Well Baby Visits

Created: May 25, 2004. - Reviewed: August 17, 2016.

The first year of your baby’s life is a time of rapid advancements in development.  Well baby visits provide opportunities to learn about your baby’s changing needs, check that he is growing well, discuss concerns and receive parenting advice. 

Well Baby Visits
Rowena Bennett

Rowena Bennett

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Specialise in infant sleeping problems, feeding aversion and tube weaning.

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What are well baby visits?

 

Well baby visits are when a newborn, infant, toddler, or young child has a routine check-up at a doctor's office or child health clinic.  The goal of well baby visits is to promote the health of children and provide preventative health care; both of which support a positive future for children.

 

In the US well baby visits are provided by pediatricians.  In other countries such as Australia, New Zealand, Canada, UK and Sweden, the majority of well baby visits are provided by nurses, who have undergone extensive training to provide this specialized service.

What happens at well baby visits?

 

Your child's doctor or nurse practitioner will ask to see your child at regular intervals in order to...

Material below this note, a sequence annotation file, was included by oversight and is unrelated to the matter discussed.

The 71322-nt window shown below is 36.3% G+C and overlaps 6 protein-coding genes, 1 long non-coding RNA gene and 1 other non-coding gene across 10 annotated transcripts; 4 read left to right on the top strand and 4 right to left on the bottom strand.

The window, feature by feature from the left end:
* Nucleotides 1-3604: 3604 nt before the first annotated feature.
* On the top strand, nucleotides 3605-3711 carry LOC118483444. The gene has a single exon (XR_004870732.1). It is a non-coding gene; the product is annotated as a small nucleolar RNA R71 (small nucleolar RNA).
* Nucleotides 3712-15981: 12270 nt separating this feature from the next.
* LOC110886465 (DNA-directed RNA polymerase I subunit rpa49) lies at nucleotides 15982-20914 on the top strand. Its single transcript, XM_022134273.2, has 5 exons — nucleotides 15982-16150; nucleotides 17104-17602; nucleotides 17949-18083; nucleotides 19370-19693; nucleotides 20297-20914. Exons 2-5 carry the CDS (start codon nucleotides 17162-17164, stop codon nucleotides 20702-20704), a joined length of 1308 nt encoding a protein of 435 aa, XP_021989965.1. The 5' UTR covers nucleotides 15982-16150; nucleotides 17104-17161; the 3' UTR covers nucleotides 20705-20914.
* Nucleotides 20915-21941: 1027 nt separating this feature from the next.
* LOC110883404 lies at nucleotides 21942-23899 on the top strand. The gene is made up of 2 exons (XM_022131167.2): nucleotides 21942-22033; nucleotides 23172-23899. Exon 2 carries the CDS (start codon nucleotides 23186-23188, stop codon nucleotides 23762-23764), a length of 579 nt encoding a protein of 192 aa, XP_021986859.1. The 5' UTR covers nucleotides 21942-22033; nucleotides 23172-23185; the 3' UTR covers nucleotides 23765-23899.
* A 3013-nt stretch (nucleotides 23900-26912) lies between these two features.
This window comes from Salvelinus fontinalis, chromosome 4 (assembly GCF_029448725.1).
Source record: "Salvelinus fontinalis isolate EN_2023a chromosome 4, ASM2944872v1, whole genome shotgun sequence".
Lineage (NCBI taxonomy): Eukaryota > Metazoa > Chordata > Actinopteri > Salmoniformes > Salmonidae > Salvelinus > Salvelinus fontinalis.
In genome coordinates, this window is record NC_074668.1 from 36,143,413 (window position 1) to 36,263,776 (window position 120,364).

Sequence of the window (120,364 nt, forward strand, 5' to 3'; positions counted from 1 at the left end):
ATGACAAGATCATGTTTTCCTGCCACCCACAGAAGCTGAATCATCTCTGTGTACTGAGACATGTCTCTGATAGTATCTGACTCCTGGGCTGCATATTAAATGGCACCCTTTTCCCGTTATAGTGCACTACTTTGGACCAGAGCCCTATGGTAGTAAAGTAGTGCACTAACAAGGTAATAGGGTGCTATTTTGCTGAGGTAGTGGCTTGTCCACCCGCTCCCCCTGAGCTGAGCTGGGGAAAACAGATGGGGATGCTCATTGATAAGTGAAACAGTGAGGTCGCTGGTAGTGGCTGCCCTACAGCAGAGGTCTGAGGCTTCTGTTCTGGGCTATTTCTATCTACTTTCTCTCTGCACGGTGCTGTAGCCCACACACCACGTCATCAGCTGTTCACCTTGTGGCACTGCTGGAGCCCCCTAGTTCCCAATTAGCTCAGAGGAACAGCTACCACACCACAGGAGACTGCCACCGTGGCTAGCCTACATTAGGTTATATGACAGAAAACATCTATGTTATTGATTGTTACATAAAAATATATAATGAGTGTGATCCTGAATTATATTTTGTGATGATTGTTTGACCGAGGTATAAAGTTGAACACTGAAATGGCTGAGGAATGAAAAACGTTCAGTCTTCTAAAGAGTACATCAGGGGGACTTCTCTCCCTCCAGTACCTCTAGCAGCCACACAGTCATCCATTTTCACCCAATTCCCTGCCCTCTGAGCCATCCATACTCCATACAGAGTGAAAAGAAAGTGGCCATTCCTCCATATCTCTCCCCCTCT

• monitor your baby's growth and development;
  • promote your baby's health by providing you with information on healthy growth, normal development, diet, general care and immunizations;
  • detect any problems early so that treatment can be commenced and complications prevented;
  • assess your baby's hearing and vision;
  • provide routine immunizations to protect your baby against specific childhood illnesses;
  • enable opportunities for you to ask questions relating to parenting problems or concerns; and
  • provide an opportunity to discuss how you are feeling or problems you may be experiencing postpartum.

When should I take my baby to well baby visits?

 

Many countries provide guidelines for new parents on the recommended ages for well baby visits (these can vary from country to country).  Most will recommend a visit at...

 

  • 1 month
  • 2 months
  • 4 months
  • 6 months
  • 9 months
  • 12 months
  • 18 months
  • 2 years
  • 3 years

 

Of course, visits and telephone calls to your baby's doctor or nurse practitioner should be made anytime you are concerned about your baby's health, or at times you feel that you need professional information or advice regarding any parenting problems relating to the care of your baby or child.

 

Written by Rowena Bennett

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